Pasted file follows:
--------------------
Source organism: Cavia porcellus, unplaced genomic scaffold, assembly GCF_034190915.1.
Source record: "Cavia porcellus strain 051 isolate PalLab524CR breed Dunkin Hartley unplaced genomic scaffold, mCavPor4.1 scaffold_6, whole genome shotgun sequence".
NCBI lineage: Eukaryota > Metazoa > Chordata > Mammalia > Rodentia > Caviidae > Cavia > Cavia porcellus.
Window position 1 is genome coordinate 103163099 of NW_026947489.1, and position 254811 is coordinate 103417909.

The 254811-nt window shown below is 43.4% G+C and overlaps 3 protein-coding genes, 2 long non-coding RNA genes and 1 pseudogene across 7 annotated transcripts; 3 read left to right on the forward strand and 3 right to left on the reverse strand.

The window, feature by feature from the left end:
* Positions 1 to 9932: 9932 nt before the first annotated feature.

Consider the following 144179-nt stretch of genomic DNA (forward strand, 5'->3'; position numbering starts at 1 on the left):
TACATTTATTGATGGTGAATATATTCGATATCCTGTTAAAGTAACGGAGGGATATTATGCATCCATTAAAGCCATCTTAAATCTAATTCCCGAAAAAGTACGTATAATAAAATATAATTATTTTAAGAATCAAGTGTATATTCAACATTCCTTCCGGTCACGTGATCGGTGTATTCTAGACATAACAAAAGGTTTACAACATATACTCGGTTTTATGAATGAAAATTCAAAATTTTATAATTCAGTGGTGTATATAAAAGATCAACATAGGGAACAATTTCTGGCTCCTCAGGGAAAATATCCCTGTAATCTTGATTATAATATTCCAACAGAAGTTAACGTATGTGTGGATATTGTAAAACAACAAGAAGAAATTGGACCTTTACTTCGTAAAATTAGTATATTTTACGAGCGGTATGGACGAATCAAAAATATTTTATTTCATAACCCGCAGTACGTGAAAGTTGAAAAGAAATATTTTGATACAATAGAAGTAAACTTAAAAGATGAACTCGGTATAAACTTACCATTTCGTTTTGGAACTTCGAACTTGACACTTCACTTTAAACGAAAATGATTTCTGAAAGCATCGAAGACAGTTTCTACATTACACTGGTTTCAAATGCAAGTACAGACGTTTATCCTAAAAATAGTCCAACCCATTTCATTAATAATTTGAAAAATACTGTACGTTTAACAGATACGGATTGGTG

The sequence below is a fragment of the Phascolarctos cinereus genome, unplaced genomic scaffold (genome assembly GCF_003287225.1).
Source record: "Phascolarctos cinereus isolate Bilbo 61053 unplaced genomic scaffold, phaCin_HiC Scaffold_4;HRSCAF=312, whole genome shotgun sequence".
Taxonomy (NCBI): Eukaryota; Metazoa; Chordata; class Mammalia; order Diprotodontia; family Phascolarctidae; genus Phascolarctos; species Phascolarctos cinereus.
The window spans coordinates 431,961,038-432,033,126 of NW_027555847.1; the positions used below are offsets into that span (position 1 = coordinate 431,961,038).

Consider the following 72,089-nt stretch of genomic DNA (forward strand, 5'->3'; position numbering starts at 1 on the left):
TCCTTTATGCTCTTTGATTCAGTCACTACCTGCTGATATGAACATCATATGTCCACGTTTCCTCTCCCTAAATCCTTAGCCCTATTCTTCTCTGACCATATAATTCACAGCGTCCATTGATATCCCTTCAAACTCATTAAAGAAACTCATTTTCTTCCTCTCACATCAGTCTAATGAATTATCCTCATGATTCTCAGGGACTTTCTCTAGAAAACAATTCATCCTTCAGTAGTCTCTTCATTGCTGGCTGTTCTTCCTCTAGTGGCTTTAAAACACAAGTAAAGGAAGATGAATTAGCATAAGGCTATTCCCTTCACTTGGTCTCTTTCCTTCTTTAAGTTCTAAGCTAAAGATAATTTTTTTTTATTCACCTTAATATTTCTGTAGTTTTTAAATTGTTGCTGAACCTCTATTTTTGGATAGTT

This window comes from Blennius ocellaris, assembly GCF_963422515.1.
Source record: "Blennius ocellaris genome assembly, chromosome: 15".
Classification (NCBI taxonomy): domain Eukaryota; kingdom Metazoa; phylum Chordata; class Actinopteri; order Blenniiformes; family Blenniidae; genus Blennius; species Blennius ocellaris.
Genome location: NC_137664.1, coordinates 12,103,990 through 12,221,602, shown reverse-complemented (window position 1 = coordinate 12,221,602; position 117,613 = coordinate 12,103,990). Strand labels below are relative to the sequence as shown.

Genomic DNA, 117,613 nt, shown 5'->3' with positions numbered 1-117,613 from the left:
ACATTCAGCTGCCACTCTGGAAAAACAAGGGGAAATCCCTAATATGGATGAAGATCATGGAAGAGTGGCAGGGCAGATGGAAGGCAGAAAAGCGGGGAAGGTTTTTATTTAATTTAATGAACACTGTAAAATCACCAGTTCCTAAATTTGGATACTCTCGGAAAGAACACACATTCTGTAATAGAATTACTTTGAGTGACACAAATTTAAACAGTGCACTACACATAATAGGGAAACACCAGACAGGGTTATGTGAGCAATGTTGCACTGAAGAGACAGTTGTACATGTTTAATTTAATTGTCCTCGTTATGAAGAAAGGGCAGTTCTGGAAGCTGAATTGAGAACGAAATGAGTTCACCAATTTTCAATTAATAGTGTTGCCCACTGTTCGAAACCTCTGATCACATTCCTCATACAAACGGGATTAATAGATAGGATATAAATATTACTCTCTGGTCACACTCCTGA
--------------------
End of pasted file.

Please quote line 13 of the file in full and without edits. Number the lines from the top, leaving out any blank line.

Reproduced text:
The window spans coordinates 431,961,038-432,033,126 of NW_027555847.1; the positions used below are offsets into that span (position 1 = coordinate 431,961,038).